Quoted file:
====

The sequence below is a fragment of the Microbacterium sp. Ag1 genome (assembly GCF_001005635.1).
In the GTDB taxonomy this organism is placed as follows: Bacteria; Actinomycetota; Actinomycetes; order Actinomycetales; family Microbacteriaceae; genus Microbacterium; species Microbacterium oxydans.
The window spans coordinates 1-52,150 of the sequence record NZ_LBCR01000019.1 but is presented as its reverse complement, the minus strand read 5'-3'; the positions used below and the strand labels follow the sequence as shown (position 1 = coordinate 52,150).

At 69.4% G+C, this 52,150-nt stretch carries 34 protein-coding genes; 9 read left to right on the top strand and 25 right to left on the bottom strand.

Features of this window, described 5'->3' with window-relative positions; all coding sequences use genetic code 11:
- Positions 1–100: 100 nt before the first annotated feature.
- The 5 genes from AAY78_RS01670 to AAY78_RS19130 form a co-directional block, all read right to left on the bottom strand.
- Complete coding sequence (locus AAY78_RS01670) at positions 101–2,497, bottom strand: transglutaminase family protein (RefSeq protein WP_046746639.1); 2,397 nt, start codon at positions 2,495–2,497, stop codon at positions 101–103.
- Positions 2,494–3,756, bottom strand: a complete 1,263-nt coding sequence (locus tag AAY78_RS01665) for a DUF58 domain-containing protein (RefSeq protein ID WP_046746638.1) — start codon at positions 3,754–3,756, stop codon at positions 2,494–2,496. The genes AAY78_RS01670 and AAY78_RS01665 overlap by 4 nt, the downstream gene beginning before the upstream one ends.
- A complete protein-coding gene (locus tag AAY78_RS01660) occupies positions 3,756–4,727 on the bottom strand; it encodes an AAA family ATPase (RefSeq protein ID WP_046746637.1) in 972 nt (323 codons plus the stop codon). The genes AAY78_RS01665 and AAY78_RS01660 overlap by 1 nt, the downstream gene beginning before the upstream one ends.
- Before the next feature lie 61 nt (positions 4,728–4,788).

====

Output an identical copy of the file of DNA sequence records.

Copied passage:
The sequence below is a fragment of the Microbacterium sp. Ag1 genome (assembly GCF_001005635.1).
In the GTDB taxonomy this organism is placed as follows: Bacteria; Actinomycetota; Actinomycetes; order Actinomycetales; family Microbacteriaceae; genus Microbacterium; species Microbacterium oxydans.
The window spans coordinates 1-52,150 of the sequence record NZ_LBCR01000019.1 but is presented as its reverse complement, the minus strand read 5'-3'; the positions used below and the strand labels follow the sequence as shown (position 1 = coordinate 52,150).

At 69.4% G+C, this 52,150-nt stretch carries 34 protein-coding genes; 9 read left to right on the top strand and 25 right to left on the bottom strand.

Features of this window, described 5'->3' with window-relative positions; all coding sequences use genetic code 11:
- Positions 1–100: 100 nt before the first annotated feature.
- The 5 genes from AAY78_RS01670 to AAY78_RS19130 form a co-directional block, all read right to left on the bottom strand.
- Complete coding sequence (locus AAY78_RS01670) at positions 101–2,497, bottom strand: transglutaminase family protein (RefSeq protein WP_046746639.1); 2,397 nt, start codon at positions 2,495–2,497, stop codon at positions 101–103.
- Positions 2,494–3,756, bottom strand: a complete 1,263-nt coding sequence (locus tag AAY78_RS01665) for a DUF58 domain-containing protein (RefSeq protein ID WP_046746638.1) — start codon at positions 3,754–3,756, stop codon at positions 2,494–2,496. The genes AAY78_RS01670 and AAY78_RS01665 overlap by 4 nt, the downstream gene beginning before the upstream one ends.
- A complete protein-coding gene (locus tag AAY78_RS01660) occupies positions 3,756–4,727 on the bottom strand; it encodes an AAA family ATPase (RefSeq protein ID WP_046746637.1) in 972 nt (323 codons plus the stop codon). The genes AAY78_RS01665 and AAY78_RS01660 overlap by 1 nt, the downstream gene beginning before the upstream one ends.
- Before the next feature lie 61 nt (positions 4,728–4,788).